Celeste Ntuli is one of the uncommon highly recognized comediennes in the country, and certainly the most noticeable in KZN. Her supportive role as an actor in Mzansi Magic’s, Isibaya has blasted her prominence to new national heights. The show takes the fan through a voyage of a variety of societal and political issues in South Africa. She mostly gives her opinions to subjects many people have been raising with her that range from homosexuals; BEE; classic township lifestyles as well as a range of female empowerment issues including romantic affairs from a women’s perspective.
Her presence consumes the room as her laughter reverberates through the venue.. This is a woman who simply doesn’t pull punches – she’ll poke fun at any subject from topical polygamy to her personal life.
And although she’s not one to shy away from debate, there’s one thing this queen of Zulu comedy will not stand and that is the uneven treatment of women. “It’s sad that we’re not treated equally to men in society – or in our industry,” says funnywoman Celeste Ntuli.
“I always tell people that I’m a stand-up comedian who has earned the right to be treated the same as any other comedian out there.”And Celeste has recently added yet another feather to her own cap as she becomes a TV household name appearing in more shows and overwhelming fans with a raw honest humor unlike anything on TV.
Viewing Celeste on stage one sees a courageous, confident woman who’s contented in her own skin. Along way from her days of insecurity when she initially joined the TV industry. With such a strong story behind her, she only has great things ahead.
Apart from being an esteemed actress, this rural girl from Empangeni in KwaZulu- Natal is also the queen of Zulu comedy. She has heroically infiltrated this predominantly male-dominated industry, fitting right in and comfortably so with a persona that could take on the world...
She gives her audience authentic humor in her vernacular language, in a civilization that is moving away from their indigenous languages. Her wit is easy for women to relate to, and something for men to sit up and pay attention when she graces the stage.
She has always stated as humbly as possible that she was born to be a star and she has aspirations for her own sitcom, Celeste, to air in homes throughout South Africa. This is a fighting truth as she described in her youth, how she wasn’t the pretty one amongst a family of model figured relatives.
It made her discover her real talent as well as stand up for herself and built a confidence that now filters into her performances that ultimately earns her the respect of veteran comedians. She has been doing standup comedy for more than nine years and her jokes never go out of style with a country filled with unaddressed issues and overdressed politicians. With fans spread all over the country, she has come a long way from those “charismatic Louis Vuitton Durban July marquee churches” as she calls them where her audience was a mere 80 people.
She is honestly a laugh a minute and say she was cautioned never to do blasphemous anecdotes. Ntuli also has her own DVD, Seriously Celeste, which she put out more than four years ago. She jokes around her weight and chooses in its place to celebrate her curvatures. The 30 something, celebrated her birthday with a feature in a prominent women’s magazine and really takes on the topic of the limitations and behavioral codes implanted on women by society.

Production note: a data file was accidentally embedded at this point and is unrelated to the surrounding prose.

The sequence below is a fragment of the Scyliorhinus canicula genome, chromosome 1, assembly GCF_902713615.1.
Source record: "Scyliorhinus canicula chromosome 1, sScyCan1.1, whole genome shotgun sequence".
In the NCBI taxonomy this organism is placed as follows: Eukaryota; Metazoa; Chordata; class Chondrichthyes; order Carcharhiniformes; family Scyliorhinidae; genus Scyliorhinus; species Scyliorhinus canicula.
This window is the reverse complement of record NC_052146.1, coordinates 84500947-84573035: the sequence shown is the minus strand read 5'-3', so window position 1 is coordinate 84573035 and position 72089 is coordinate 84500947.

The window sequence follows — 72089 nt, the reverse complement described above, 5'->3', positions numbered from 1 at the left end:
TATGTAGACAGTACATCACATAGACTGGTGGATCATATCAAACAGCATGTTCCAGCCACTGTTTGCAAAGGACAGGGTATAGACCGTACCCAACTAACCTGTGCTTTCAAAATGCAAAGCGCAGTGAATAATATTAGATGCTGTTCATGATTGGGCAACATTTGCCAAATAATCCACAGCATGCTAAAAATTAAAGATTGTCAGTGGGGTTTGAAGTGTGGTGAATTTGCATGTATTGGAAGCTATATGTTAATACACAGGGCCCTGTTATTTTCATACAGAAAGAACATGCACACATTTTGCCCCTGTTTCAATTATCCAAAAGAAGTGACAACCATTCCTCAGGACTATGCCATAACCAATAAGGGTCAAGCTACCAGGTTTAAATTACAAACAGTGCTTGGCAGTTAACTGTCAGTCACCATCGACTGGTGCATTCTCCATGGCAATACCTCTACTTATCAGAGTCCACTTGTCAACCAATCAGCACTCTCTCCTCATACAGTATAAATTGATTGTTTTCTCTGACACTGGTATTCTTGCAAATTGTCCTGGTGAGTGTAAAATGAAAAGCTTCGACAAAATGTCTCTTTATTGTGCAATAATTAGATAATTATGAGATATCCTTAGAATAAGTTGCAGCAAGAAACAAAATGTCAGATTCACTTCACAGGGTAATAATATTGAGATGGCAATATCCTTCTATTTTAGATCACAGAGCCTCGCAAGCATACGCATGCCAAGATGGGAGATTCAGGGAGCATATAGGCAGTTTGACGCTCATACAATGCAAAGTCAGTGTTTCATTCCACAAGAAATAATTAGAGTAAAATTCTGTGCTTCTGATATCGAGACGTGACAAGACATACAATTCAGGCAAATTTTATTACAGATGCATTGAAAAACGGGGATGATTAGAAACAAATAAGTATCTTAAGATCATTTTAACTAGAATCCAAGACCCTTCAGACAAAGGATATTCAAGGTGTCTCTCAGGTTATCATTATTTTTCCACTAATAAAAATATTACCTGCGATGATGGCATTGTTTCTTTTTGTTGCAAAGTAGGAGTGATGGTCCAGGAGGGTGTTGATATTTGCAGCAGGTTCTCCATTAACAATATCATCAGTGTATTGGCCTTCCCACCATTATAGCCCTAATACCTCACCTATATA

She notes that the industry is still dominated by men, but says it is the ideal podium for women to let it all out.
"I'm outspoken and people have a problem with me talking about sHex and all those other taboo subjects - because it's supposedly unladylike to talk about these things. I'm not ready to bow down to stereotypes. This is the reason my male friends say I'm still single."
Her first role after dropping out of university was Siphokazi Zungu in Isibaya. The audition call came through a friend and after noticing a few top notch actors, she honestly thought it was a prank. Comedy had prepared her to get into character roles easily. The biggest character is the one she portrays to the public as a flamboyant and completely over the top. But she is also a spiritual person that believes time shouldn’t be wasted on being sad.
The first 99% Zulu Comedy hit Johannesburg’s Lyric theatre and left all in stitches and tears. It was one of several public events that she is so passionate about especially with the growth of vernacular comedy coming to light on social stages. When questioned where she got the courage to spew contentious jokes, Ntuli, the solitary female comic in the line-up, said her comedy was an everyday life commentary.
2015 was a very good year for Celeste. Her One Woman Show ‘Home Affairs 2” hosted at the Lyric Theatre was sold out that it had its second run at the theatre 2 months later. She was nominated under the “Flying Solo” category at SA Comics Choice Awards and performed at the Jacob Zuma Birthday Celebration where she was specifically requested.